Ms. Buhl writes of her predecessor Hans Kjaer with a certain sympathetic condescension. Because of his own lack of knowledge, he was perhaps too easily influenced by others. “It is unjust to blame Hans Kjaer for these errors,” Ms. Buhl tells us. “He was a careful excavator, but, as a specialist in Danish prehistory who had to deal with numerous unfamiliar problems of both a practical and scholarly nature, he was obliged to consult others on many details.” Kjaer “was obviously influenced by others who believed that Shiloh had been completely destroyed by the Philistines at the time they captured the Ark.”

Nowhere does Ms. Buhl tell us who these unhelpful influences were, who it was that Kjaer consulted.
As a matter of fact, Kjaer was fully aware that he knew very little about Palestinian ceramic chronology. So he associated with him as his archaeological advisor—Ms. Buhl’s eminence grise—the greatest ceramic expert of his time, none other than William Foxwell Albright. It was Albright, not Kjaer, who dated these collar rim storage jars to c. 1050 B.C. Of course, even the great Albright made mistakes, but an archaeologist usually reaches this conclusion with somewhat more diffidence than Ms. Buhl writes of Hans Kjaer.

In this instance, however, Albright was correct. It was Ms. Buhl who erred.

The task of demolishing Ms. Buhl was left to Yigal Shiloh—whose relationship to the Biblical site of the same name has now been established. Shiloh is an archaeologist on the staff of Hebrew University and was one of Yadin’s chief assistants at Hazor. We have checked his conclusions with a number of pottery experts and all confirm the accuracy of his conclusions. None has any hesitation in disagreeing with Ms. Buhl.

Professor Shiloh has shown that while the collar rim jar continued to be produced in Iron II, as Ms. Buhl contends, the Iron II collar rim jar was a much smaller and squatter vessel than the Iron I collar rim jar, as shown in the illustration—which was prepared by Professor Shiloh. This is true of all the collar rim jars, including those from Hazor, which Ms. Buhl uses in her effort to establish that the Shiloh collar rim jars belong to the Iron II period. In addition, the collar itself varies somewhat in the two periods. The Iron I collar sits at the base of the neck or on the shoulder. The Iron II collar sits further up and creates a ridge in the middle of the neck.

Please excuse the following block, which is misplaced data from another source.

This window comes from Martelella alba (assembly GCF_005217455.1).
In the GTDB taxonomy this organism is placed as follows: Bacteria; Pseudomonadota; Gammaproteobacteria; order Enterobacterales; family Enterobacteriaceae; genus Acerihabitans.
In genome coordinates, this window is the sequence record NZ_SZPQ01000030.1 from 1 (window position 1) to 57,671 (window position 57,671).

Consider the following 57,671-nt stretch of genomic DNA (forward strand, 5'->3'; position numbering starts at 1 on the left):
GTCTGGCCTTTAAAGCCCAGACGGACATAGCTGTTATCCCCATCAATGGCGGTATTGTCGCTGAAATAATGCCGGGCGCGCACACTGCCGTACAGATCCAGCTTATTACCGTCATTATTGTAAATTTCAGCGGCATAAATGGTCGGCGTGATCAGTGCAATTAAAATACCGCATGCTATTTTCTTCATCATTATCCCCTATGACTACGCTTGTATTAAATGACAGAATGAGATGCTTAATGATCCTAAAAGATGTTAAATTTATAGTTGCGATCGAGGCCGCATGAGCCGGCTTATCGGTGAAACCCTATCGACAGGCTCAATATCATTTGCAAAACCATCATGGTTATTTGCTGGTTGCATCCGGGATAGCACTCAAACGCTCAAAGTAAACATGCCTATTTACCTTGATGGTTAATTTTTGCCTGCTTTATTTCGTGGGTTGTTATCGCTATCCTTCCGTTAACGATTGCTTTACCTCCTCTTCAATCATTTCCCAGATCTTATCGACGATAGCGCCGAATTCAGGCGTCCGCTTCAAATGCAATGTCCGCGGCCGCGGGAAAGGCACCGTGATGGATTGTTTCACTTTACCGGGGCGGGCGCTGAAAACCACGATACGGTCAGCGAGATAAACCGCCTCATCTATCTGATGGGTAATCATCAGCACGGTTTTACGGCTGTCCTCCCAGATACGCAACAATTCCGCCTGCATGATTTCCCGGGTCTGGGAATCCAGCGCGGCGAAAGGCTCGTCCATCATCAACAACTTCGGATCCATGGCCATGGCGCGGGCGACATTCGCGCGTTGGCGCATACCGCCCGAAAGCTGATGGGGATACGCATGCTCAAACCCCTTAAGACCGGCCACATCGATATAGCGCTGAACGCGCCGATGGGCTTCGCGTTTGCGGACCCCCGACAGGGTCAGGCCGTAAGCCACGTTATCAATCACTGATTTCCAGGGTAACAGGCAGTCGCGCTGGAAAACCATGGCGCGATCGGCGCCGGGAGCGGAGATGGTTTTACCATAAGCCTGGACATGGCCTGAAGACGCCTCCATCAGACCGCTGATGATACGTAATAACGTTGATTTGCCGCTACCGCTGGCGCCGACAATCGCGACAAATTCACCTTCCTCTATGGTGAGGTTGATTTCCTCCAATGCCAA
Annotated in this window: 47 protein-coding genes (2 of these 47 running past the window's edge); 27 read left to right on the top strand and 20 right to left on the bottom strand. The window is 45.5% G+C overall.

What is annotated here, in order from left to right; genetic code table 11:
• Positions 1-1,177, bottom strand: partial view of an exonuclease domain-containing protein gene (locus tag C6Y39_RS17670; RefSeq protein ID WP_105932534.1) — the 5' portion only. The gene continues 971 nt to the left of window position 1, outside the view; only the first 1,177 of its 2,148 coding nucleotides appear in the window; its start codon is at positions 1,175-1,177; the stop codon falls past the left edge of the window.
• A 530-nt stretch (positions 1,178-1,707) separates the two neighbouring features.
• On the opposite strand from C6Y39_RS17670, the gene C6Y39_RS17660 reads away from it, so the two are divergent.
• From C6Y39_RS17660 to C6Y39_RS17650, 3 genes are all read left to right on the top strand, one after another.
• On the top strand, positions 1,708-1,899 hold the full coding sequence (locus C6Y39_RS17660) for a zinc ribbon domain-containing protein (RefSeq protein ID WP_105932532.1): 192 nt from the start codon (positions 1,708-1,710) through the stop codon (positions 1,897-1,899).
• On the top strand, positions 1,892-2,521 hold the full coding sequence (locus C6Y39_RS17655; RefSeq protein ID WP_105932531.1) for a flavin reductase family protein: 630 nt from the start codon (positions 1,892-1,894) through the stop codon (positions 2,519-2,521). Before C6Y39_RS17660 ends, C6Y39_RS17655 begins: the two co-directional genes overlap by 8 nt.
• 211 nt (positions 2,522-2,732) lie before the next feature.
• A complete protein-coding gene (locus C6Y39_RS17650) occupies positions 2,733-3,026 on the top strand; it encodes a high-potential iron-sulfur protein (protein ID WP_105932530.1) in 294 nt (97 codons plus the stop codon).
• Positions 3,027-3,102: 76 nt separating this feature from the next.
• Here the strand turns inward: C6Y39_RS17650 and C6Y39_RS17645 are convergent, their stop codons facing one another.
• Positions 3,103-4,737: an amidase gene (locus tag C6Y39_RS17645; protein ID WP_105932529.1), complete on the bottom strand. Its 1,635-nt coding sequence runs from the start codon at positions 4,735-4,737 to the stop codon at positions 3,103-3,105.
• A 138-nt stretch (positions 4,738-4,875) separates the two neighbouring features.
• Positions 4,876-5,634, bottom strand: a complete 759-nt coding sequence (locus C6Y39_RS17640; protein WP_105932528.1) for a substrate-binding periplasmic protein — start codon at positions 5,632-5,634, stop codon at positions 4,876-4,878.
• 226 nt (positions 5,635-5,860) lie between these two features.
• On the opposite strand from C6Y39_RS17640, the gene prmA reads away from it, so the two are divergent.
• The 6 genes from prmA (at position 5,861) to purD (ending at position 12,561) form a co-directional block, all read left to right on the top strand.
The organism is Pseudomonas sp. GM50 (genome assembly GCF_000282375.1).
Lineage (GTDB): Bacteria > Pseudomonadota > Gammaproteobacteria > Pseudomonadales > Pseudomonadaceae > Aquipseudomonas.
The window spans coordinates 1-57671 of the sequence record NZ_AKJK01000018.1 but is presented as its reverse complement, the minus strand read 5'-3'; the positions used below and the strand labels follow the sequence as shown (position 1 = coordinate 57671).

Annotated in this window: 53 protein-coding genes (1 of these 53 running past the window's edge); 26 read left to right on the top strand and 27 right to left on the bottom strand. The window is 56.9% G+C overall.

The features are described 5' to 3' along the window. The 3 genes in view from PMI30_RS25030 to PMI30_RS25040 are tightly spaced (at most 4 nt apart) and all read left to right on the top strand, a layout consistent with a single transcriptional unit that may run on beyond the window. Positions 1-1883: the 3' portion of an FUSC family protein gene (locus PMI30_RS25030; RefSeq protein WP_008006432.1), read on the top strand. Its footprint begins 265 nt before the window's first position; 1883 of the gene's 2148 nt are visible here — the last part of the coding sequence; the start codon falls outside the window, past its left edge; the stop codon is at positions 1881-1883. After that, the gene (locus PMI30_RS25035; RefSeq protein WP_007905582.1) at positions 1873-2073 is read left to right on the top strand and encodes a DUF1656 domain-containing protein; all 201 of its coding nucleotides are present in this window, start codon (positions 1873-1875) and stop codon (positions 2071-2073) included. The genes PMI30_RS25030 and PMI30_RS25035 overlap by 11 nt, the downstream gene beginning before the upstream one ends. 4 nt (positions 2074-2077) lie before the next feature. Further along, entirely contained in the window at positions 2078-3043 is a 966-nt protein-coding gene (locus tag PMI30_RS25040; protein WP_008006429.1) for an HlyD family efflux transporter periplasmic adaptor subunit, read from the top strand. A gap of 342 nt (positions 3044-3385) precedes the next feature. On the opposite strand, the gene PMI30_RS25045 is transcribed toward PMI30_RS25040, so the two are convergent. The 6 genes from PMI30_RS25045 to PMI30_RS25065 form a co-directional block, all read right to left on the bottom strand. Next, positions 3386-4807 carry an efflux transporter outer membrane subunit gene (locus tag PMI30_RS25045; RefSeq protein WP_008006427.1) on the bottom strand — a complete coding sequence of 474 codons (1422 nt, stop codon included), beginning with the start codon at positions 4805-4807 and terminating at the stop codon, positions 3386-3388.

Thus, we are back where we started from 45 years ago—with the archaeological evidence indicating a destruction of Shiloh in about 1050 B.C.

Another interesting aspect of the story is the use which has unfortunately been made of Ms. Buhl’s erroneous conclusion. The great English Bible scholar, Professor Peter R. Ackroyd of the University of London, swallowed Ms. Buhl’s conclusion whole and thus unwittingly served to perpetuate her mistaken conclusion. Writing in 1971 in the influential and popular Cambridge Bible Commentary on the New English Bible (1 Samuel), Professor Ackroyd tells his readers, “A recent re-examination of the evidence … has shown [the earlier conclusion that a major destruction occurred at Shiloh about 1050 B.C.] to be incorrect.” When queried as to why he had accepted Ms. Buhl’s conclusion, Professor Ackroyd replied that the answer was “quite simple.” “I am not,” he said, “an archaeologist.” Although conceding that he would probably handle the matter differently if he were writing today, Professor Ackroyd’s answer does point up the difficulty even a well-informed Bible scholar may have in handling archaeological materials in this age of specialization, which perhaps in part accounts for the fact that more use is not made of these materials by Bible scholars.

Perhaps at this point it would be well to sound our own note of caution. Ms. Buhl’s error does not mean that archaeology has proved the destruction of Shiloh by the Philistines in 1050 B.C. It only tells us that there is some evidence of a destruction—how widespread we cannot be sure—at about this time. Although archaeology probably will never be able to answer the ultimate question of whether the Philistines destroyed Shiloh, it would be intriguing to return to the site for a major re-excavation in the light of all the new archaeological knowledge that has been accumulated in the last 45 years.

Finally, it is important to note that Ms. Buhl did correctly identify a great deal of evidence of Iron II occupation at the site, which Kjaer did not find. Thus, although Shiloh may have been destroyed by the Philistines, it continued to be occupied thereafter. This is consistent with the Biblical evidence of occupation at Shiloh (such as the prophet Ahijah) even after the Philistine capture of the Ark. In short, the archaeological evidence from Shiloh is consistent both with the Biblical implication of the Philistine destruction of Shiloh and also with the city’s continued occupation thereafter.

(For further details, see Y. Shiloh, Review, Israel Exploration Journal, Vol. 21, p. 67 (1970); Y. Shiloh, “The Camp at Shiloh” in Eretz Shomron (Jerusalem 1973))